New research on national education policy in 26 countries was released this week to show how open each country is to international higher education. The British Council's Michael Peak talks us through the highlights.
Did any of the research surprise you?
It's perhaps a surprise to see that Malaysia is one of only two countries that, according to their policies and regulations, offer a high level of support for international collaboration across all areas of our research. It's a sign that Malaysia has created an environment in which it can realise its ambition to be an international higher education hub.
What about other countries in Asia?
Countries like China, Indonesia, and Vietnam are often seen as ‘senders’ of international students and researchers, and ‘hosts’ of international branch campuses and transnational education. But they also pay attention to the effects of internationalisation on their own expanding higher education systems.
Some of these countries make sure that these effects are in their long-term interest by investing in international collaboration between researchers, and by helping students and researchers flow in and out. Others are encouraging their citizens to learn additional languages, and have policies to prevent the increased amount of international students from reducing the number of university places for less well-off or marginalised domestic students.
Which countries did best overall?
Malaysia and Germany have the most balanced portfolio of policies. Both give a huge amount of support to each of the study's three main categories.
These were openness (does the country prioritise international higher education? Does it have international ambition?); quality assurance and recognition (does the country have the regulatory infrastructure to realise that ambition?); and access and sustainability (has it considered the potential negative consequences of internationalisation? Are its plans sustainable?).
Some countries score higher in specific areas. Australia has the most ‘open’ policy environment for international higher education engagement. The UK has an infrastructure and regulatory system that smooths the way for international collaboration. China scores highest on equal access and sustainable funding. But when it comes to a balanced policy environment across the board, Malaysia and Germany are top of the class.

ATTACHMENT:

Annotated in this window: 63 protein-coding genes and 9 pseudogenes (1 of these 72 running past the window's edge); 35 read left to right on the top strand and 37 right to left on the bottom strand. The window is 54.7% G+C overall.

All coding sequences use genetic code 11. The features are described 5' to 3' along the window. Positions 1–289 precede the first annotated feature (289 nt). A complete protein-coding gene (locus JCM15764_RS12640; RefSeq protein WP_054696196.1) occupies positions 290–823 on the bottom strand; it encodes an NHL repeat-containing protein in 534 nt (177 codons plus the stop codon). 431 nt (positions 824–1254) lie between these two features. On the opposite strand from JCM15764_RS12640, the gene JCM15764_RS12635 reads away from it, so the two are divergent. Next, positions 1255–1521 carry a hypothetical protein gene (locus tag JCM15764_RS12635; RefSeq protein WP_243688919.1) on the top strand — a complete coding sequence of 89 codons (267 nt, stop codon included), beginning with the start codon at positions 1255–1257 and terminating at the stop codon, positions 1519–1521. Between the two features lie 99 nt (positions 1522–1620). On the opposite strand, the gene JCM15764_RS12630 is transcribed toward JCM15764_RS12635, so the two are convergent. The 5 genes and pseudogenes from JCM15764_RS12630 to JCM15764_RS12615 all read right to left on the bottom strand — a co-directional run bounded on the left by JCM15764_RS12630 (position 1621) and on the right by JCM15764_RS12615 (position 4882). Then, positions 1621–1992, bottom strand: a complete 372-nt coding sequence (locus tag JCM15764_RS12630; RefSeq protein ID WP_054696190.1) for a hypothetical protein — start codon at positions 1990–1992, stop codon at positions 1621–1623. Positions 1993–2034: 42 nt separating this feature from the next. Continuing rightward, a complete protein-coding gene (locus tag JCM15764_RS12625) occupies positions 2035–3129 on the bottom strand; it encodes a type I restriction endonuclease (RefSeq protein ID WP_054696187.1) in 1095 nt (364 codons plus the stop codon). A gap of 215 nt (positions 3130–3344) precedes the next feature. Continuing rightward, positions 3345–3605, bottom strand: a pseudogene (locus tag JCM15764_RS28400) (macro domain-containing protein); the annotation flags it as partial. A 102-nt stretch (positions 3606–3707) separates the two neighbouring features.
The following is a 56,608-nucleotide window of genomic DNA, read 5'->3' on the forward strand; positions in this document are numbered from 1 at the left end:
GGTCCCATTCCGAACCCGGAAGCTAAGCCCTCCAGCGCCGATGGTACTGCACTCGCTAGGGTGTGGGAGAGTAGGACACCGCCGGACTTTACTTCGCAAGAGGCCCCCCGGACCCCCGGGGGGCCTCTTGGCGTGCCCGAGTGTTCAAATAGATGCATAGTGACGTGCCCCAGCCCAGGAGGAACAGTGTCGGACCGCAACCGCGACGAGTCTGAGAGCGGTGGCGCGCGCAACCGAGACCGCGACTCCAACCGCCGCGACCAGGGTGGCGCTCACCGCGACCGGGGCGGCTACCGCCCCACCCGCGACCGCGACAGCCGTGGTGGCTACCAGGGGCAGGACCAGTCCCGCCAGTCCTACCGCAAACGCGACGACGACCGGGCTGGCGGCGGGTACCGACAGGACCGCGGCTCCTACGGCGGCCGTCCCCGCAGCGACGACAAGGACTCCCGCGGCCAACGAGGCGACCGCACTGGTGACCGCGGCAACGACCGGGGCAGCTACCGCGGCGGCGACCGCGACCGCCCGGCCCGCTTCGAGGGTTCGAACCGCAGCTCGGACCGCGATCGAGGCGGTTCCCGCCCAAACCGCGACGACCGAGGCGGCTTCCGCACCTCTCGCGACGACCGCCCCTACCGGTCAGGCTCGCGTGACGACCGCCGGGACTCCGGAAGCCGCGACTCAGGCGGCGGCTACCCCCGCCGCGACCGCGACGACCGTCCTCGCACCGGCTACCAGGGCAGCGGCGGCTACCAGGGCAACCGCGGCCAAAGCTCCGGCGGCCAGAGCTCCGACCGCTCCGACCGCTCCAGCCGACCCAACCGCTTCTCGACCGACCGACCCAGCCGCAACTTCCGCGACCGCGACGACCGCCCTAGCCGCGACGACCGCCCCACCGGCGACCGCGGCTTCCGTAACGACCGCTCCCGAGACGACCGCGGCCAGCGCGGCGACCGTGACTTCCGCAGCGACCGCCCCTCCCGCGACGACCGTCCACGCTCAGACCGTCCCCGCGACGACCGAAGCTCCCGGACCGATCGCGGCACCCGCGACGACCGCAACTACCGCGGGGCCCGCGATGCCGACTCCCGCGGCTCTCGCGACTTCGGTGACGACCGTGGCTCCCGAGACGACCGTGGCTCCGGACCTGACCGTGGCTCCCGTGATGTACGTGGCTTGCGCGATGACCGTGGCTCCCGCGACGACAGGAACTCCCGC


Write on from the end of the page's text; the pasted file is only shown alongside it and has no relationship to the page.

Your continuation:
What can universities do if their governments are unenthusiastic?
Most governments recognise the benefits of international higher education. But local and regional sensitivities, plus other national priorities, can present challenges.
Indeed, there can even be negative connotations to the term ‘internationalisation’ itself. In many countries within Sub-Saharan Africa, the term can be connected with potential adverse consequences such as ‘brain drain’, in which bright students leave the country to study abroad, but never return home, taking their talent and qualifications with them.
Because of these sensitivities, some governments can be wary of pushing too hard. But the institutions in these countries may still be keen to develop overseas links.
The good news is, they can band together to do this. In South Africa, there's the International Education Association of South Africa (IEASA). In Colombia, there's a similar organisation called Challenge Your Knowledge. There are also regional networks such as the African Network for Internationalisation of Education. So it is possible, even when the political outlook is delicate; it may just be that universities have to work much harder.
What is the best thing that universities and countries can do, if they want to be more international?
Work collaboratively. Or, if you're in government, put in place systems and policies that make it easier for universities to do this.
Find out more on National policies: impact on international engagement, a session at the British Council's Going Global conference in Cape Town, South Africa, on 4 May 2016.